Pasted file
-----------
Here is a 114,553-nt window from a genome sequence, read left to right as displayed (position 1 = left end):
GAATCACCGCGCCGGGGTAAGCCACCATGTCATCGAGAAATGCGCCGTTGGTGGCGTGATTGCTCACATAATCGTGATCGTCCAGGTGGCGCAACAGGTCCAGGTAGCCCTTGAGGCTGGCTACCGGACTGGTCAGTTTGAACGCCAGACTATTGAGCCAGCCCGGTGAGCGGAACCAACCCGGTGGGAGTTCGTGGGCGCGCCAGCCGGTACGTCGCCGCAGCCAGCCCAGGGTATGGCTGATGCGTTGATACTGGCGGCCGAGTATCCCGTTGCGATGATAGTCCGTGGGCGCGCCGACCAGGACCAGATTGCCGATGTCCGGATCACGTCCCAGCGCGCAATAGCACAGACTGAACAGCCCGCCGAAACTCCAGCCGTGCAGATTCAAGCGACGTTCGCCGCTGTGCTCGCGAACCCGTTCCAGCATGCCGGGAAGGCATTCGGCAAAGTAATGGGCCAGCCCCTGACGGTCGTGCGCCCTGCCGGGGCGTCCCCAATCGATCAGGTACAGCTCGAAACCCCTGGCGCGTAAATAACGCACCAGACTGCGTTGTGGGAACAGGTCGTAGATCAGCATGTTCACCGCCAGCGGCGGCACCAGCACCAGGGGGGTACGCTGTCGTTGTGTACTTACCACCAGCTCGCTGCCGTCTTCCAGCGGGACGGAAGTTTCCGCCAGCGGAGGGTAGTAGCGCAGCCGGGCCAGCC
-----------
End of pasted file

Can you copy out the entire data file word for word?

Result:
Here is a 114,553-nt window from a genome sequence, read left to right as displayed (position 1 = left end):
GAATCACCGCGCCGGGGTAAGCCACCATGTCATCGAGAAATGCGCCGTTGGTGGCGTGATTGCTCACATAATCGTGATCGTCCAGGTGGCGCAACAGGTCCAGGTAGCCCTTGAGGCTGGCTACCGGACTGGTCAGTTTGAACGCCAGACTATTGAGCCAGCCCGGTGAGCGGAACCAACCCGGTGGGAGTTCGTGGGCGCGCCAGCCGGTACGTCGCCGCAGCCAGCCCAGGGTATGGCTGATGCGTTGATACTGGCGGCCGAGTATCCCGTTGCGATGATAGTCCGTGGGCGCGCCGACCAGGACCAGATTGCCGATGTCCGGATCACGTCCCAGCGCGCAATAGCACAGACTGAACAGCCCGCCGAAACTCCAGCCGTGCAGATTCAAGCGACGTTCGCCGCTGTGCTCGCGAACCCGTTCCAGCATGCCGGGAAGGCATTCGGCAAAGTAATGGGCCAGCCCCTGACGGTCGTGCGCCCTGCCGGGGCGTCCCCAATCGATCAGGTACAGCTCGAAACCCCTGGCGCGTAAATAACGCACCAGACTGCGTTGTGGGAACAGGTCGTAGATCAGCATGTTCACCGCCAGCGGCGGCACCAGCACCAGGGGGGTACGCTGTCGTTGTGTACTTACCACCAGCTCGCTGCCGTCTTCCAGCGGGACGGAAGTTTCCGCCAGCGGAGGGTAGTAGCGCAGCCGGGCCAGCC